Like all animals, they are faced with the problems of how to survive, breed and rear offspring. The emphasis is on critical assessment of the methodology employed in reaching conclusions about our evolutionary past. Other academics might act as supervisors during field or lab work phases, given that students will often collect dissertation data in research groups located outside UCL.
The course asks how primates organize their social and reproductive strategies to adapt to specific environmental conditions. Suggested readings: The first-term component "Palaeoanthropology" prepares students for this advanced option. Neanderthal DNA sequences and the origins of modern humans. One electronic copy must be submitted via Moodle (see section on Electronic Coursework Submission).5.1.
Option registration: At the beginning of the first term you will be asked to indicate your specialist options for the year by filling out the Masters Course Options sheet (see end of booklet), and handing it to the Postgraduate Coordinator (James Emmanuel) no later than Friday of the first week.
Students will be trained in the technical and creative skills of video and digital technology to represent and document social and scientific research to broadcast standards under the guidance of an award-winning and experienced industry professional guiding them through both the practical skills, aesthetic and ethical approaches to visual representation.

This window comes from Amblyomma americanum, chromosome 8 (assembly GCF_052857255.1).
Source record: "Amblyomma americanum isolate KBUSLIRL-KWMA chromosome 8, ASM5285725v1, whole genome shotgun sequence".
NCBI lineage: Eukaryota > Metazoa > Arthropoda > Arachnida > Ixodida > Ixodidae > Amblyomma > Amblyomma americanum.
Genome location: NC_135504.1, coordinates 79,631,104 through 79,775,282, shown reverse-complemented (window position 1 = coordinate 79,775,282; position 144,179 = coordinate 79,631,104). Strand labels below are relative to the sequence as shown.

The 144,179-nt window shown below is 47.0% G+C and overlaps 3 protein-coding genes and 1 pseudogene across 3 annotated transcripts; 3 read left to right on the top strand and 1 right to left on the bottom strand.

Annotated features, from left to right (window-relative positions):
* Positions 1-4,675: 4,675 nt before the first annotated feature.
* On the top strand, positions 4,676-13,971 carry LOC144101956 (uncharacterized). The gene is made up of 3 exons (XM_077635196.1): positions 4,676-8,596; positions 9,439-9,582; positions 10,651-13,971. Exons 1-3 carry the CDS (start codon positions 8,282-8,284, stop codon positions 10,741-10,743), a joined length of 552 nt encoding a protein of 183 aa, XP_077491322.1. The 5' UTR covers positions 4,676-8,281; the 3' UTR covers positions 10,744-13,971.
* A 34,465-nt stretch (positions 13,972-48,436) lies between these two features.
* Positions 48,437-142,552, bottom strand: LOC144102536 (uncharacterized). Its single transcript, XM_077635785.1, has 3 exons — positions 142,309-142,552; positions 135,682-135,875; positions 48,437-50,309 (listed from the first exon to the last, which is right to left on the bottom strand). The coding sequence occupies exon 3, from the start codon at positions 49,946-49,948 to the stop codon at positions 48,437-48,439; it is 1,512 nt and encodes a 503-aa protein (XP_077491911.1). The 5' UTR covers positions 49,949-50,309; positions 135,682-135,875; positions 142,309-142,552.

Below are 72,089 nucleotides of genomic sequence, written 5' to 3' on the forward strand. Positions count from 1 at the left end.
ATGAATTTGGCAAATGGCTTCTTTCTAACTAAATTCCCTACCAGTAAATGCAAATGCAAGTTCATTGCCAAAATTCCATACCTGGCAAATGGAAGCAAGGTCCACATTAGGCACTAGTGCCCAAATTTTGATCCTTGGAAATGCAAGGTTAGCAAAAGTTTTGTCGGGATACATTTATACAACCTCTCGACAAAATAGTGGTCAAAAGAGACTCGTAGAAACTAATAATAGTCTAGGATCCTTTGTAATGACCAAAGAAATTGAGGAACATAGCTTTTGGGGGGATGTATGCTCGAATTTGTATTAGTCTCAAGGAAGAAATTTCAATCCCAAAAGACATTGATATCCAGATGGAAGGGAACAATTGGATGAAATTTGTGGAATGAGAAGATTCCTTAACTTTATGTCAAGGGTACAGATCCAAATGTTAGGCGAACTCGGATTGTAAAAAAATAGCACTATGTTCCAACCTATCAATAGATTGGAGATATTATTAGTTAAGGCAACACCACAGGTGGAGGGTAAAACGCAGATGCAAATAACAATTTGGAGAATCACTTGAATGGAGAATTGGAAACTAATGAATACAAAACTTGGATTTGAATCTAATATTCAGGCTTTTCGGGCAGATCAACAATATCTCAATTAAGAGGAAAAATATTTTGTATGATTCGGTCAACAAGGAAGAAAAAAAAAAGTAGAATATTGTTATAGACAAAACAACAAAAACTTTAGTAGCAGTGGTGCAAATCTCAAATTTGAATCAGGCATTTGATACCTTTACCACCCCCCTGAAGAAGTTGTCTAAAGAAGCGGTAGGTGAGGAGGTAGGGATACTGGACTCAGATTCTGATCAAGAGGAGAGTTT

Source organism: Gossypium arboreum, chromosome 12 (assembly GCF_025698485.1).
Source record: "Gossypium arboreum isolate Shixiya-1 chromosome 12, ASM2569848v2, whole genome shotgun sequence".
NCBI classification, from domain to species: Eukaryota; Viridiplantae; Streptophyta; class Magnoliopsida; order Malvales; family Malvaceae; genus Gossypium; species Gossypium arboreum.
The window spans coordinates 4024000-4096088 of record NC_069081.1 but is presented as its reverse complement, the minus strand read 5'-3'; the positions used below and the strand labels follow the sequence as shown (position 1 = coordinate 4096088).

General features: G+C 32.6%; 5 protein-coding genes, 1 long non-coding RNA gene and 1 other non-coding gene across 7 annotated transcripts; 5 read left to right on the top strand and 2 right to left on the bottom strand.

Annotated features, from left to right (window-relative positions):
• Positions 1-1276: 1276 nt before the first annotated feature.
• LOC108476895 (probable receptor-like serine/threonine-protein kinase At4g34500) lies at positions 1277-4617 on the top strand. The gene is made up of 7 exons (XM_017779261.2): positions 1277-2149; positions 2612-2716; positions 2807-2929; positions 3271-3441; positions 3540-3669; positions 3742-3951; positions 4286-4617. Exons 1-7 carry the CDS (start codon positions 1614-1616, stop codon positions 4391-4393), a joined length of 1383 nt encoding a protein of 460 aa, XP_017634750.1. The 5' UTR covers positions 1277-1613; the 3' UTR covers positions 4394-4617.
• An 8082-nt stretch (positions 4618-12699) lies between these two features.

Topics covered will include social, mating, and breeding systems; sexual selection; parenting behaviour; ecological competition; intra-specific aggression; social intelligence (particularly deception and "language") and technological intelligence (tool use); animal rights. In addition, students can familiarize themselves with current issues of "Journal of Human Evolution" and "American Journal of Physical Anthropology".2.5. Topics of Masters dissertations from previous years (selected titles since 1996; per year, about 10 dissertations are submitted) - The Neanderthal and Homo erectus pelvis in human evolution - A quantitative analysis of gibbon behavioural ecology - The evolution of the mammalian sex chromosome heteromorphism - An evolutionary analysis of tool using behaviour: a computer simulation of the behaviours of complex life - Primate lifespan, mortality risk and the disposable soma theory of senescence - Playing safe: agonistic interactions and risk-management tactics of oestrous female rhesus macaques - Hominid palaeodemography: the Neanderthals - Human, ape and fossil hominid growth and development - The significance of eye orbits in human evolution - The significance of dental roots - One foot in the past: an investigation into the degree of halux abduction of the OH 8 foot - Tools, hands and interpretations: a pilot study analysing the hand grips utilised by chimpanzees, whilst manipulating tools - Encephalisation and the origins of human food processing: food for thought - Grandmothering in evolutionary perspective: a dynamic model of population growth - A morphometric assessment of the Olduvai hominid 48 clavicle - A craniometric study of fossil calvaria from the Sima de los Huesons, Atapuerca - Calculating species numbers in extinct hominoidea - The expensive tissue hypothesis: the relationship between basal metabolic rate and organ mass - Primates and the bush meat crisis- does exploitation necessarily mean extinction?
In reality, this is almost always achieved, as students often originate from various programmes. It provides an anatomical background to the dentition, as well as the histology of dental tissues, morphological variation, changes with age and development, and dental pathology, dealing specifically with the remains of Late Pleistocene and Holocene hominids, concentrating on anatomically modern humans, but including Neanderthals. Fossil evidence for tool behaviour in the Plio-Pleistocene hominids.